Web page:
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  1. inase's Avatar
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    #1

    He is an idle person.

    Hello,

    The following is my understanding about "idle" in comparison with synonyms such as "lazy" and "indolent" when it means laziness. Please let me know your take on these.

    1. He is a lazy person. (He is lazy by nature.)
    2. He is an indolent person. (He is lazy by nature and is habitually fooling around.)
    3. He is an idle person. (He is not interested in work but he shows enthusiasm for worldly pleasure such as gambling, going places, etc.)

    Inase

  2. Raymott's Avatar
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    #2

    Re: He is an idle person.

    Indolent means lazy. It just has a different derivation. There's no necessity to be fooling around.
    The others are close enough.

  3. Piscean's Avatar
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    #3

    Re: He is an idle person.

    I don't think an idle person necessarily shows enthusiasm for pleasures such as gambling, going places.
    Last edited by teechar; 08-Jun-2017 at 11:32. Reason: typo

  4. inase's Avatar
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    #4

    Re: He is an idle person.

    What about the difference in the level of innate laziness among the three? There seems to be a nuance that an "idle" person has acquired the habit of laziness rather recently. A "lazy" or "indolent" person may have shown laziness earlier in his/her life than an "idle" person.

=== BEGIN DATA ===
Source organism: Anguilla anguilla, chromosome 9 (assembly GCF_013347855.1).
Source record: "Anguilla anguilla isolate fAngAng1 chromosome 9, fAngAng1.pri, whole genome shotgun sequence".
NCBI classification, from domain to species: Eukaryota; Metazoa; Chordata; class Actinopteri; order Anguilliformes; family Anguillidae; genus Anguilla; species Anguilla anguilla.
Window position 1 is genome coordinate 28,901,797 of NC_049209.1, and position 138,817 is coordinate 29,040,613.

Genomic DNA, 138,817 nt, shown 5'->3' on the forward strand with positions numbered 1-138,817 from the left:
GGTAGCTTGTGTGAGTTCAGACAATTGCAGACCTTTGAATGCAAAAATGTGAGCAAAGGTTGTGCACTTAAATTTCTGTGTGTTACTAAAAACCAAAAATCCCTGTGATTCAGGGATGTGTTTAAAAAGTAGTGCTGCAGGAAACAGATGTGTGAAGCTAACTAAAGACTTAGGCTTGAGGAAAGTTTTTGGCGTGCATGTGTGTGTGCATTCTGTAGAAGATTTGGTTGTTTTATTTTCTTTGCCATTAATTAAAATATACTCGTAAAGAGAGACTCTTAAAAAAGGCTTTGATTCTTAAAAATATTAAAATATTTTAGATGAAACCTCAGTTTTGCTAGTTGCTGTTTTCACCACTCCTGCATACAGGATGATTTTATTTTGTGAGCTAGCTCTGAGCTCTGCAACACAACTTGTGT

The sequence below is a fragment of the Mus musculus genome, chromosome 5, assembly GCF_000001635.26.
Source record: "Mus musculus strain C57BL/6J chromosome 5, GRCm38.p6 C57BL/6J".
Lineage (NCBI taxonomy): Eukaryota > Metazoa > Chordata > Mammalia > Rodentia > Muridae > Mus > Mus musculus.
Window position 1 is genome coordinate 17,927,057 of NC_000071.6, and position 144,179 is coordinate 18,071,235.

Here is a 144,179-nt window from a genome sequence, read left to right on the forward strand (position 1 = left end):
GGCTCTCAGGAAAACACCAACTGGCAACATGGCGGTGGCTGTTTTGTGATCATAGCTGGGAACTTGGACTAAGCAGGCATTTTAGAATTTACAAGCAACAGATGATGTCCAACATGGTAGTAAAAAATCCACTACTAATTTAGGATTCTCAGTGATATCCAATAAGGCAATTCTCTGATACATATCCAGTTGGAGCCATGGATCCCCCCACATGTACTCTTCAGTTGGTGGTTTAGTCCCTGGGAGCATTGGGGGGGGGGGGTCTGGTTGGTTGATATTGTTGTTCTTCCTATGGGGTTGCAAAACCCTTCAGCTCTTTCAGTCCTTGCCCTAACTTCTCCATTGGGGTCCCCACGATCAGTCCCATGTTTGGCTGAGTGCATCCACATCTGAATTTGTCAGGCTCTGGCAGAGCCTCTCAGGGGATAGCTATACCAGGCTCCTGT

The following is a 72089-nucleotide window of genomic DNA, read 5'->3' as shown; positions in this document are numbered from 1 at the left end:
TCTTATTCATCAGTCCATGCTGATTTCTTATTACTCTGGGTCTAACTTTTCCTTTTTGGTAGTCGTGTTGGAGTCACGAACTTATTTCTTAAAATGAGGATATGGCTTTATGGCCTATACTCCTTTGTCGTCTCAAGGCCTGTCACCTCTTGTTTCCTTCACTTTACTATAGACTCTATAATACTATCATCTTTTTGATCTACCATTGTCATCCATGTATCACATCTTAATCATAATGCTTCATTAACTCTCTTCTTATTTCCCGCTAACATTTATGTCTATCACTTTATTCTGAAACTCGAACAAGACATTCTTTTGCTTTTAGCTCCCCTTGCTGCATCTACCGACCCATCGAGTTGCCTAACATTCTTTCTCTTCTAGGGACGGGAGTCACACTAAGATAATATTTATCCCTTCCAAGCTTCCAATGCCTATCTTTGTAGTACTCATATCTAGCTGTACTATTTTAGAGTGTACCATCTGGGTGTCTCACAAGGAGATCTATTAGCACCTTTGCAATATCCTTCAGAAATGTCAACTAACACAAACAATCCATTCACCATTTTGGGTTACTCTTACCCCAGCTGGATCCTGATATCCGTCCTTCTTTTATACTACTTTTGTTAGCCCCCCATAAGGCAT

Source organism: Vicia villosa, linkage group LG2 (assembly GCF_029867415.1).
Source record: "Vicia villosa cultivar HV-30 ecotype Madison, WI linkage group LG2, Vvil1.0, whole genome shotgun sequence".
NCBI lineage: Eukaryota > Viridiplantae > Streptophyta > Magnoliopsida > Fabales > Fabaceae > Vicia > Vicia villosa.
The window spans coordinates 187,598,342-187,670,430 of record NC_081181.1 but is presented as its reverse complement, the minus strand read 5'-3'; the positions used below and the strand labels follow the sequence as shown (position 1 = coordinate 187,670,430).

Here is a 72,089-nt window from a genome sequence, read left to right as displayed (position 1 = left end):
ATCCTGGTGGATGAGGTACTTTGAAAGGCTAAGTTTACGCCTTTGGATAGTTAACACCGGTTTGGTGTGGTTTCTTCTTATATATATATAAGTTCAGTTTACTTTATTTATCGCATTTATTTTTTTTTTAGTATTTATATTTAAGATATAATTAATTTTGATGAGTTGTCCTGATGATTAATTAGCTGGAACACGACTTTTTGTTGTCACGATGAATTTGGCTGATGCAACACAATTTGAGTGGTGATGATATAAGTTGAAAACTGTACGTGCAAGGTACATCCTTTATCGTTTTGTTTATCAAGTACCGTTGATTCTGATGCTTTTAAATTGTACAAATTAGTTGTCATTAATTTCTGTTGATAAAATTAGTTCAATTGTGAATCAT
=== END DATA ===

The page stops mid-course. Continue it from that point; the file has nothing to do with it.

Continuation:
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    #5

    Re: He is an idle person.

    "Idle" means unoccupied. It doesn't mean unwilling to work.
    I am not a teacher.

  6. probus's Avatar
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    #6

    Re: He is an idle person.

    In AmE we rarely if ever call a person idle. We say soneone is lazy or indolent. The only difference is that the former is a 25 cent word, while the latter is a 75 cent word. In other words, lazy is the usual everyday usage, and indolent is more pretentious.

  7. Piscean's Avatar
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    #7

    Re: He is an idle person.

    This Ngram shows trends in recent years.

  8. Editor, UsingEnglish.com
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    #8

    Re: He is an idle person.

    Quote Originally Posted by Piscean View Post
    I don't think an idle person necessarily shows enthusiasm for pleasures such as gambling, going places.
    They might be too lazy to hit the casino.

  9. Raymott's Avatar
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    #9

    Re: He is an idle person.

    'Idle' is a very common term used in 19th century novels to describe an independently rich young man who lives a dissolute life, and does nothing productive. He's not necessarily lazy in a strict sense.
    Last edited by emsr2d2; 11-Jun-2017 at 09:13. Reason: Fixed typo

  10. Editor, UsingEnglish.com
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    #10

    Re: He is an idle person.

    And in expressions like idle whim, it doesn't mean lazy, but impulsive, not thought-out, etc.

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